Are you feeling more tired than usual? Do you have dry skin, constipation, or always feel cold?
You could be experiencing symptoms of hypothyroidism, a condition that occurs when the thyroid gland fails to produce enough hormones needed by the body to function properly. Hypothyroidism affects nearly 5% of the population, with women more likely to develop the condition.
It’s important to understand the symptoms because they can mimic other health problems or signs of aging. If left untreated, hypothyroidism can lead to serious complications such as heart disease, depression, and nerve damage.
In this article, we’ll discuss the causes, diagnosis, and treatment options for hypothyroidism. Let’s dive in!
Causes of Hypothyroidism
Hypothyroidism is usually caused by an autoimmune disease called Hashimoto’s thyroiditis, where the body’s immune system attacks the thyroid gland.
Other causes include radiation therapy, surgical removal of the thyroid gland, and certain medications.
Risk Factors of Hypothyroidism
There are several risk factors associated with hypothyroidism.
Having a family history of thyroid disorders, being over 60 years old, being female, and having undergone radiation treatment in the neck or chest area increases the risk of developing hypothyroidism.
Living with hypothyroidism can be a real challenge, especially when you encounter different symptoms. They tend to develop slowly and may not seem serious at first.
Hypothyroidism symptoms include:
- brain fog,
- dry skin,
- hair loss,
- joint and muscle pain,
- and sensitivity to cold temperatures.
So, if you’re wondering why you can’t lose those extra pounds or why you always feel exhausted, it might be time to check your thyroid levels!
Hypothyroidism symptoms are also experienced differently in men and women. Women tend to have fatigue, weight gain, and depression, while men mostly have hair loss, fatigue, and, less frequently, weight gain.
If you are experiencing any of these symptoms, it’s important to speak with your doctor to determine if your thyroid gland is functioning properly.
Medical Diagnosis of Hypothyroidism
When it comes to diagnosing hypothyroidism, blood tests are used to check for levels of thyroid hormone and thyroid-stimulating hormone (TSH) in the body. High levels of TSH and low levels of thyroid hormone indicate an underactive thyroid. These tests are usually done in the morning on an empty stomach, as food can affect the results.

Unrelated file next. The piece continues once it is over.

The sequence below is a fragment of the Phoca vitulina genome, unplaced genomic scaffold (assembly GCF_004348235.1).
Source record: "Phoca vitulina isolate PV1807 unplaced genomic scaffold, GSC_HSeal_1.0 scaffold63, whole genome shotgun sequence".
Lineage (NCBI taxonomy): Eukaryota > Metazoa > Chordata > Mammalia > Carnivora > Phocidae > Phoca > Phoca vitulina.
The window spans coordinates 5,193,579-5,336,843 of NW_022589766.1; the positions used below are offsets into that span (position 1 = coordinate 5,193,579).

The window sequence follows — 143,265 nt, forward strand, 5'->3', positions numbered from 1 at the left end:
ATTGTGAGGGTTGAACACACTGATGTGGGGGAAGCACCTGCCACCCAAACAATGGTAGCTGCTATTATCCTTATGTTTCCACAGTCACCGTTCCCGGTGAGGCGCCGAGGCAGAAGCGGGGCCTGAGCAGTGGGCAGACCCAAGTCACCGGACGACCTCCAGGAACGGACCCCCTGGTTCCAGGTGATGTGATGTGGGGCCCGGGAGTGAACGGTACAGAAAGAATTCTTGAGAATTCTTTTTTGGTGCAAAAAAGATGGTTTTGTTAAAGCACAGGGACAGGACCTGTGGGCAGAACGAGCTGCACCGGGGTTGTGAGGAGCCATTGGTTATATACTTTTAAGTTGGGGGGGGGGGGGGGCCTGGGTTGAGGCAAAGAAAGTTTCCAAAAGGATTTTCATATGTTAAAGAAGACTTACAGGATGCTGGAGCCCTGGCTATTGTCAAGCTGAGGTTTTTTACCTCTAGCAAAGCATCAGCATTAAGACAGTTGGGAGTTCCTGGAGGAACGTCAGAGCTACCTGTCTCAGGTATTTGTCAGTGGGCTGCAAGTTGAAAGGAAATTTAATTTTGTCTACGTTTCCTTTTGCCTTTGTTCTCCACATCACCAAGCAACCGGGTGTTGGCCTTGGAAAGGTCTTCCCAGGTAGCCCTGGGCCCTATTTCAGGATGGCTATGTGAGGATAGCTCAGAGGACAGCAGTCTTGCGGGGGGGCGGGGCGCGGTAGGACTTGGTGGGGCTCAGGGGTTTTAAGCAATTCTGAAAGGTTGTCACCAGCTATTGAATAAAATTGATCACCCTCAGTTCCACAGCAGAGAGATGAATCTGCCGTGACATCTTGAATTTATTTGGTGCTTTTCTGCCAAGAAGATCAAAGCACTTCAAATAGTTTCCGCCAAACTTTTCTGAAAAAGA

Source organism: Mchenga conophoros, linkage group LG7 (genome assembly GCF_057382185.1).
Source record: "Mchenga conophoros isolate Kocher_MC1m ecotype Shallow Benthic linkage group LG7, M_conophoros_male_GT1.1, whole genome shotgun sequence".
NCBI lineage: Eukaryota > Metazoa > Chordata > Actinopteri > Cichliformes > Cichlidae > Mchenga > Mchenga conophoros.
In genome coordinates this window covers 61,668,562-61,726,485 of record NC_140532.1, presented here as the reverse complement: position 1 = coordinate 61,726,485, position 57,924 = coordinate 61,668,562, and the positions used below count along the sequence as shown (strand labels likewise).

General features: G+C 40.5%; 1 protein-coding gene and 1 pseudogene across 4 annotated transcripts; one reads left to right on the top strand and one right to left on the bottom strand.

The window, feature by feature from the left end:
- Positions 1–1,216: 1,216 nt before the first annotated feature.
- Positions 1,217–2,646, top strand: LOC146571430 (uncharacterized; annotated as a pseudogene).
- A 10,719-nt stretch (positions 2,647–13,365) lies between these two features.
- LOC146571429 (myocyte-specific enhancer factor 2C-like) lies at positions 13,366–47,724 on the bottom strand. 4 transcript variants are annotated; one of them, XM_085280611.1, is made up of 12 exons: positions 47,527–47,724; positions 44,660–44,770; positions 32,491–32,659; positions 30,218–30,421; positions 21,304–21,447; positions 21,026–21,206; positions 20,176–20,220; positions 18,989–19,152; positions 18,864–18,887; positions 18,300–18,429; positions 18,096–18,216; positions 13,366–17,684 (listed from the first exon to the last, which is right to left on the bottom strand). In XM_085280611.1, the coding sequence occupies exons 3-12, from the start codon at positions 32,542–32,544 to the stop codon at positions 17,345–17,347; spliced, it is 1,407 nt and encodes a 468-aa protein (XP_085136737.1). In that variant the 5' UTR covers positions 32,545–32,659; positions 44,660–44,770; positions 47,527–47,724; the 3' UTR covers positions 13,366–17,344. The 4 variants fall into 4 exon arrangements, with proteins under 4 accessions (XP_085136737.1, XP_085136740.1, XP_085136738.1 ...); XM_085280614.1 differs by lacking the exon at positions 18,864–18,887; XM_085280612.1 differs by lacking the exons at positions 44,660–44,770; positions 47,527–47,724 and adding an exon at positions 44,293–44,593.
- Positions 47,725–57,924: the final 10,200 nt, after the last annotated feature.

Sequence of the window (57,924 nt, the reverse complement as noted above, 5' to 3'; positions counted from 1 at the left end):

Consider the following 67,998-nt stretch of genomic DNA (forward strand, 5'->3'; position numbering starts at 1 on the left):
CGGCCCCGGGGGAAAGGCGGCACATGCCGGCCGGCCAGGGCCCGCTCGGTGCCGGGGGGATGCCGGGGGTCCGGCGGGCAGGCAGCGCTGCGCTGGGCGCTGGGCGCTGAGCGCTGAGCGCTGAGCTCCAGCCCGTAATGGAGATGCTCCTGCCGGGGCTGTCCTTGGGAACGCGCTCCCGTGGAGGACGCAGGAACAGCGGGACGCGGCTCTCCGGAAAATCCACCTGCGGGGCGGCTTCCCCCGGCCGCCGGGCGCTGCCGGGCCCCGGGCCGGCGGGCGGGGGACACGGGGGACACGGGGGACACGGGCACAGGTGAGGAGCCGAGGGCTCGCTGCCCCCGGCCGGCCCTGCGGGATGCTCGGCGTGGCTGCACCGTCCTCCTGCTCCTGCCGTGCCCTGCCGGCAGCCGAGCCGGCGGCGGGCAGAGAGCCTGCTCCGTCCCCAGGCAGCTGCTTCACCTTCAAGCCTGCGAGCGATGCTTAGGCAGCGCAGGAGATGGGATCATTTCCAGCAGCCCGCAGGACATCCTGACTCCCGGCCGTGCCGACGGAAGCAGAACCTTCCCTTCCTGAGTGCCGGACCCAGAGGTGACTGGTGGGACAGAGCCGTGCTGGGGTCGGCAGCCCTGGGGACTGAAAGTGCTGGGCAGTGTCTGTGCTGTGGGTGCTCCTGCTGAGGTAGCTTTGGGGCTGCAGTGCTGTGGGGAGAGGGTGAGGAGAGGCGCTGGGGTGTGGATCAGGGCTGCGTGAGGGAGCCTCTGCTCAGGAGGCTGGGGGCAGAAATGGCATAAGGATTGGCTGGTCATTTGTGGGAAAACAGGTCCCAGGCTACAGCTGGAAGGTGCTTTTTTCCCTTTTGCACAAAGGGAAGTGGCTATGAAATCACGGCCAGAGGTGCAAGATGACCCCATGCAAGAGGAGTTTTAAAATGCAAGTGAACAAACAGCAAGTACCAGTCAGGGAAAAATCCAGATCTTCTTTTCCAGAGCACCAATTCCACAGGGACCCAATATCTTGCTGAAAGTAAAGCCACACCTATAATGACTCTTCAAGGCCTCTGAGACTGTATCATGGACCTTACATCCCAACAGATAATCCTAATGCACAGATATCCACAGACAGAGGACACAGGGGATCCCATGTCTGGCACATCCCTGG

However, blood tests alone may not be enough to confirm a diagnosis of hypothyroidism. Other tests, such as a thyroid ultrasound or a thyroid scan, may also be needed to assess the size and appearance of the thyroid gland. In some cases, a fine-needle aspiration biopsy may be necessary to check for cancerous or abnormal cells in the thyroid.
It’s important to note that a diagnosis of hypothyroidism should only be made by a doctor or medical professional. Self-diagnosis and self-treatment can be dangerous and may lead to serious health complications. So, if you suspect that you may have hypothyroidism, make sure to consult with a healthcare provider for proper diagnosis and treatment.
Treatment Options for Hypothyroidism
When it comes to managing hypothyroidism, there are different treatment options available depending on the severity of the condition.
It is important to note that the effectiveness of these treatment options may vary from person to person. It is important to work closely with a healthcare provider to determine the best course of treatment for each individual case.
Some common medications prescribed for hypothyroidism include levothyroxine, liothyronine, and desiccated thyroid extract. These medications help to regulate hormone levels and alleviate symptoms such as fatigue, weight gain, and depression. However, it is important to note that medication alone may not be enough to manage hypothyroidism, and lifestyle changes may also be necessary.
A Healthy Diet
One of the lifestyle changes that can help manage hypothyroidism is a healthy diet.
Consuming foods that are rich in nutrients such as vitamin D, iron, iodine, selenium, and zinc can help support thyroid function.
Foods such as seafood, eggs, and whole grains can help supply the body with these essential nutrients. Avoid goitrogenic foods like broccoli, kale, and cabbage.
In addition to a healthy diet, regular exercise can also help manage hypothyroidism. Exercise can help boost metabolism, which can help with weight management, and it can also help improve mood and energy levels.
Alternative therapies such as acupuncture and herbal supplements are also becoming increasingly popular in managing hypothyroidism. While there is limited scientific evidence to support the effectiveness of these therapies, some individuals report improvements in symptoms.
Reach Out to The James Clinic
By taking a proactive approach to managing the condition, individuals with hypothyroidism can lead healthy and fulfilling lives.
At The James Clinic, we listen to our patients and make recommendations for improving thyroid function.
We make getting care easy. Reach out to our team, get high-quality and convenient care through our membership, and take back your health.
Are you ready to get started? Request a consultation today!